Tag Archives: tom sykes

Bristol Festival of Literature Appearance 22nd Oct

12 Sep

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I’ll be discussing my new travelogue of the contemporary Philippines, Realm of the Punisher, at the Bristol Festival of Literature on 22nd October. My good friend Mike Manson will be present too, riffing on his new novel Down in Demerara. Click here for tickets and further details.

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The Realm of the Punisher Out November

22 Jun

‘At last! A Western journalist/academic writing about the Philippines who has done proper homework and legwork, and who clearly has affection for both the country and its people.’ James Hamilton-Paterson, author of Ghosts of Manila and America’s Boy

In June 2016, Rodrigo ‘The Punisher’ Duterte won the Philippine presidential election. Infamous for his bombastic temper and un-PC wisecracks, he is waging a brutal drug war that has killed an estimated 10-20,000 people so far.

Over the last nine years, British writer Tom Sykes has travelled extensively in the Philippines to understand the Duterte phenomenon, visiting the sites of extra-judicial killings and interviewing friends and enemies of the regime. Sykes witnesses an anti-government demonstration in the capital Manila and journeys to the provincial city of Davao, where Duterte began his crusade against crime using police and civilian death squads.

The Realm of the Punisher also features encounters with slum-dwellers resisting violent eviction, an elderly former sex slave to the Japanese in the Second World War and a public artist who must work while under attack from Maoist rebels.

The past is never far away from these present-day problems and Sykes’ travels to festivals, memorials and a tomb housing an embalmed corpse reveal how key figures in Philippine history – from José Rizal to Ferdinand Marcos – have influenced current affairs.

Funny, tragic, enlightening and uncompromising – and infused with the author’s strong sense of social justice – The Realm of the Punisher is the first major travel book by a Westerner to explore Duterte’s Philippines.

(Design and image by Louis Netter).

Pre-order here.

#ReclaimTheNews: Apply for Our Free Local Journalism Course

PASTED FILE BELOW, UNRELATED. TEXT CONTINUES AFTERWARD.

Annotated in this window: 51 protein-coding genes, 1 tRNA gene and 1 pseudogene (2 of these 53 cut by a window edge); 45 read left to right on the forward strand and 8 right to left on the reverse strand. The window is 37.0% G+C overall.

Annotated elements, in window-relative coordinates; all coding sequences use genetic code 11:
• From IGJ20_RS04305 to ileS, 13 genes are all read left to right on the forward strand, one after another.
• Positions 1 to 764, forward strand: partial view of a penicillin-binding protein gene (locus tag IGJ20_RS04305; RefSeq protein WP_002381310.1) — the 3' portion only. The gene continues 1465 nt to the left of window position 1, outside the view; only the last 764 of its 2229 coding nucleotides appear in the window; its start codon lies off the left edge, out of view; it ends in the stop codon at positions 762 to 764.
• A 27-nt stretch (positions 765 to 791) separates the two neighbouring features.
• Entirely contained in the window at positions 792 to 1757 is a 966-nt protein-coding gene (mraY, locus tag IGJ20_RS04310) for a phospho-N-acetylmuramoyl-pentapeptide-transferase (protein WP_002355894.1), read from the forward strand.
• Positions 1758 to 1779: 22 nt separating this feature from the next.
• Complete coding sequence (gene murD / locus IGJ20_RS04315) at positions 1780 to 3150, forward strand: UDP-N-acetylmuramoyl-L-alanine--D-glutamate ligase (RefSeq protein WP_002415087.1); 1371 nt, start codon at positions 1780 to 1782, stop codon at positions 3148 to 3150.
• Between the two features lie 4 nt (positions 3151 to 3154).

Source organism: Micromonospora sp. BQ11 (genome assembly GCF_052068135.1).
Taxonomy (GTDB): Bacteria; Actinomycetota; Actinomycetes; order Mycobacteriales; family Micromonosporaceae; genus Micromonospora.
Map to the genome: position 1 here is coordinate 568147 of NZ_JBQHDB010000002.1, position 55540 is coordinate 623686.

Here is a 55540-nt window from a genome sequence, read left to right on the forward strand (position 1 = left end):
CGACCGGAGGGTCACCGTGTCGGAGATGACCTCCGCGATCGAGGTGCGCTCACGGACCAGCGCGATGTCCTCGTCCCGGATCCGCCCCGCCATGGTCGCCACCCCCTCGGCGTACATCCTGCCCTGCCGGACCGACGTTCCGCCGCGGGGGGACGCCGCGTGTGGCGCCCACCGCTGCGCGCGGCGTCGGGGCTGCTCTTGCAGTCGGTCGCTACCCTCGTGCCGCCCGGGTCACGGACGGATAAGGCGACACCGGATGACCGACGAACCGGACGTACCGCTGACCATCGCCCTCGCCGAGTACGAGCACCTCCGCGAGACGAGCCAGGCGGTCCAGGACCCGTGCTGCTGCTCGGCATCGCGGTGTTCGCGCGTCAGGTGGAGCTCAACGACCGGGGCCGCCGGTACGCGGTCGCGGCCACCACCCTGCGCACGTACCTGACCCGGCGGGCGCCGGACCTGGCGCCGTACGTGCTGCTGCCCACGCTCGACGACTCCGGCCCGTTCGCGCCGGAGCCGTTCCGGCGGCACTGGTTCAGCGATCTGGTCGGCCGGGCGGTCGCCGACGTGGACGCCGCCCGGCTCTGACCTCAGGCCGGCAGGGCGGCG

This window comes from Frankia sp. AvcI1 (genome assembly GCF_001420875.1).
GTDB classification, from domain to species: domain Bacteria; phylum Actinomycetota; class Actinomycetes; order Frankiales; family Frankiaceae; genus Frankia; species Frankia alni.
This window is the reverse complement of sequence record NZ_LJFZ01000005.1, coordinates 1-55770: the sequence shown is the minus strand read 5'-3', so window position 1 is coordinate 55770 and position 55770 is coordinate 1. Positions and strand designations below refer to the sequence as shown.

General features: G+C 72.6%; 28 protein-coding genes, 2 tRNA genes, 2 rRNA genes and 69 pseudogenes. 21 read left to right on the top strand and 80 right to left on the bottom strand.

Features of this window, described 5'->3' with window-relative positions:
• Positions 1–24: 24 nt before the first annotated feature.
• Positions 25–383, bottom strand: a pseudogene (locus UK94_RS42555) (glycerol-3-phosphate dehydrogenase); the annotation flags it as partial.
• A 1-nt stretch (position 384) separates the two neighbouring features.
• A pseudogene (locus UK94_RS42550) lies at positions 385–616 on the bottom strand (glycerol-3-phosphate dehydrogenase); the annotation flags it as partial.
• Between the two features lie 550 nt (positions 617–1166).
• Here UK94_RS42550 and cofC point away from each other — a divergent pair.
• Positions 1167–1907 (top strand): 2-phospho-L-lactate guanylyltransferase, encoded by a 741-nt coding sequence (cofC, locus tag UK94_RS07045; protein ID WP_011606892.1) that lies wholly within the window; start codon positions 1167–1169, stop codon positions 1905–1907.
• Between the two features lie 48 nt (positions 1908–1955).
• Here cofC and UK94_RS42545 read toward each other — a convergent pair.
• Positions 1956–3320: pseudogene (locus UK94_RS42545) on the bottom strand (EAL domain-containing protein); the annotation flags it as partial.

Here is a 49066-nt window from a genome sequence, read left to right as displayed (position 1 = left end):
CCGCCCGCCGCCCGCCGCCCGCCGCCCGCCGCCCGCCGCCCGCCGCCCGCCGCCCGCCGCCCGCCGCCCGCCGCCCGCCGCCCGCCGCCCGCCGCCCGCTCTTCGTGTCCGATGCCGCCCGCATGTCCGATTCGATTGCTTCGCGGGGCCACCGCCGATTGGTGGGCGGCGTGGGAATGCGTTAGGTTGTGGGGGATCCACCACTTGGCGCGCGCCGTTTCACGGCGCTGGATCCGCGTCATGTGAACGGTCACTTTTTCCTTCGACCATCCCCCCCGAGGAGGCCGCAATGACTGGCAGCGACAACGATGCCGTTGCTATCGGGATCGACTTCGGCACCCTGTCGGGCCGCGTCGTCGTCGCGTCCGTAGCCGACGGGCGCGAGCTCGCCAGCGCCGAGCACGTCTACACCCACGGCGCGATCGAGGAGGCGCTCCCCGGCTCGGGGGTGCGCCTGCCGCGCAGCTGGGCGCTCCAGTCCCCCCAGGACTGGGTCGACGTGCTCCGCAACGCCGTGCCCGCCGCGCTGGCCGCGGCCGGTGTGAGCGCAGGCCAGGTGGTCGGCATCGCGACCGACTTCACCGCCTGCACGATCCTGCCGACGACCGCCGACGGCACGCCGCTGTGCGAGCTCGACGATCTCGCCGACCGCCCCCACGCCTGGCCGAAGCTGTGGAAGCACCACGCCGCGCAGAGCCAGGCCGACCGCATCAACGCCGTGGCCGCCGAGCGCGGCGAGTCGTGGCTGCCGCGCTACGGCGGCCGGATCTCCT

19 Feb

Star & Crescent has partnered up with the Centre for Investigative Journalism (CIJ) to offer 12 local residents a FREE place on a 10-week local journalism course worth £100s and based here in Portsmouth.

Are you ever disappointed by local news coverage? Do you feel like there’s more to a story than a few hundred words in the local paper? Have you ever wished there was something you could DO about it?

If the answer to any of these questions is yes, then we’ve got some great news for you and it’s called #ReclaimTheNews, a new training course coming to Portsmouth in April 2018.

What is the #ReclaimTheNews course?

This spring, the Star & Crescent team are joining forces with the Centre for Community Journalism to teach 12 Portsmouth residents the fundamental skills needed to deliver high quality, investigative local journalism that makes a real difference to our communities.

From April, the S&C team will be joined by national experts and journalists over 10 weeks to train participants in a range of areas relating to investigative and community journalism. Alongside their training each week, participants will be supported and mentored to write at least one story for publication on S&C from July 2018.

Participants will be invited to remain with S&C after their training as part of our new Community Reporting Team.

Find out more here.

Publishing Weekend @ Portsmouth Bookfest

30 Jan

Portsmouth Bookfest, Star & Crescent and the Faculty of Creative and Cultural Industries, University of Portsmouth present:

Publishing Weekend @ Portsmouth Bookfest

Saturday 17th February – Sunday 18th February 2018

10am – 4pm

White Swan Building, New Theatre Royal

£20 per day (includes tea/coffee and a light lunch) or two day Saturday and Sunday combined ticket offer £30

BUY TICKETS HERE 

This event will be useful to anyone looking to research and edit their writing, publish their work and build their author brand. Whether you are thinking of self-publishing or going down the traditional route, understanding the process is essential. Our range of experienced experts will be sharing their wealth of knowledge on all aspects of the publishing journey and there will be plenty of opportunities to ask questions.

Saturday: Working towards Publication: The focus on Saturday is working towards getting ready for publication with talks and practical workshops on researching, editing and pitching your ideas to publishers.

Sunday: Publication and being a published author: On Sunday we focus on the publishing process and how to build your author brand through book cover design, book reviews and the use of social media.

You can book for either day or attend both days at a discounted price! Your ticket price includes a light networking lunch and tea and coffee.

Programme:

Saturday:

10am: Introduction

10.15am: Editing tips and traps with Helen Garvey and Tom Sykes

Writing a book is easy, right? Perhaps, but how about producing something you can be confident is of top publishable quality? Join professional freelance editor Helen Garvey as she discusses the process of taking your first draft through to publication, sharing her tips and highlighting the traps she wishes she had known about when she started writing.